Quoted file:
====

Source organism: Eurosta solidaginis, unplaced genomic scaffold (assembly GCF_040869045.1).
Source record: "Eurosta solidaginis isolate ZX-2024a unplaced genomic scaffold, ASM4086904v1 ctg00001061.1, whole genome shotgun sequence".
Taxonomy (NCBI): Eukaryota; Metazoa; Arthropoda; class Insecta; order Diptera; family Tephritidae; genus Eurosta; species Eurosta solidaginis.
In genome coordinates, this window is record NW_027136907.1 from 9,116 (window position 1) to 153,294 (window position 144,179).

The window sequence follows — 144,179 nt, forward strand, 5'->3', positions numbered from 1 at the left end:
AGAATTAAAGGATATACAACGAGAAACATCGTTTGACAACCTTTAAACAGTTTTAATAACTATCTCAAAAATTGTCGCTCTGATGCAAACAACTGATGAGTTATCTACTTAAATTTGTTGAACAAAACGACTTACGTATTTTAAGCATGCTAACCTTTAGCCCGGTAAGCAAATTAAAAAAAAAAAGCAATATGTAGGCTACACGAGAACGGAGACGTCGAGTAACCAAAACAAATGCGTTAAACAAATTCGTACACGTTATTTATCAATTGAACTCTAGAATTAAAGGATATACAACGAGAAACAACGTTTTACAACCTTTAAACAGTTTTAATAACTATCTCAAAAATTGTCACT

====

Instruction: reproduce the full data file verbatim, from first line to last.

Source organism: Eurosta solidaginis, unplaced genomic scaffold (assembly GCF_040869045.1).
Source record: "Eurosta solidaginis isolate ZX-2024a unplaced genomic scaffold, ASM4086904v1 ctg00001061.1, whole genome shotgun sequence".
Taxonomy (NCBI): Eukaryota; Metazoa; Arthropoda; class Insecta; order Diptera; family Tephritidae; genus Eurosta; species Eurosta solidaginis.
In genome coordinates, this window is record NW_027136907.1 from 9,116 (window position 1) to 153,294 (window position 144,179).

The window sequence follows — 144,179 nt, forward strand, 5'->3', positions numbered from 1 at the left end:
AGAATTAAAGGATATACAACGAGAAACATCGTTTGACAACCTTTAAACAGTTTTAATAACTATCTCAAAAATTGTCGCTCTGATGCAAACAACTGATGAGTTATCTACTTAAATTTGTTGAACAAAACGACTTACGTATTTTAAGCATGCTAACCTTTAGCCCGGTAAGCAAATTAAAAAAAAAAAGCAATATGTAGGCTACACGAGAACGGAGACGTCGAGTAACCAAAACAAATGCGTTAAACAAATTCGTACACGTTATTTATCAATTGAACTCTAGAATTAAAGGATATACAACGAGAAACAACGTTTTACAACCTTTAAACAGTTTTAATAACTATCTCAAAAATTGTCACT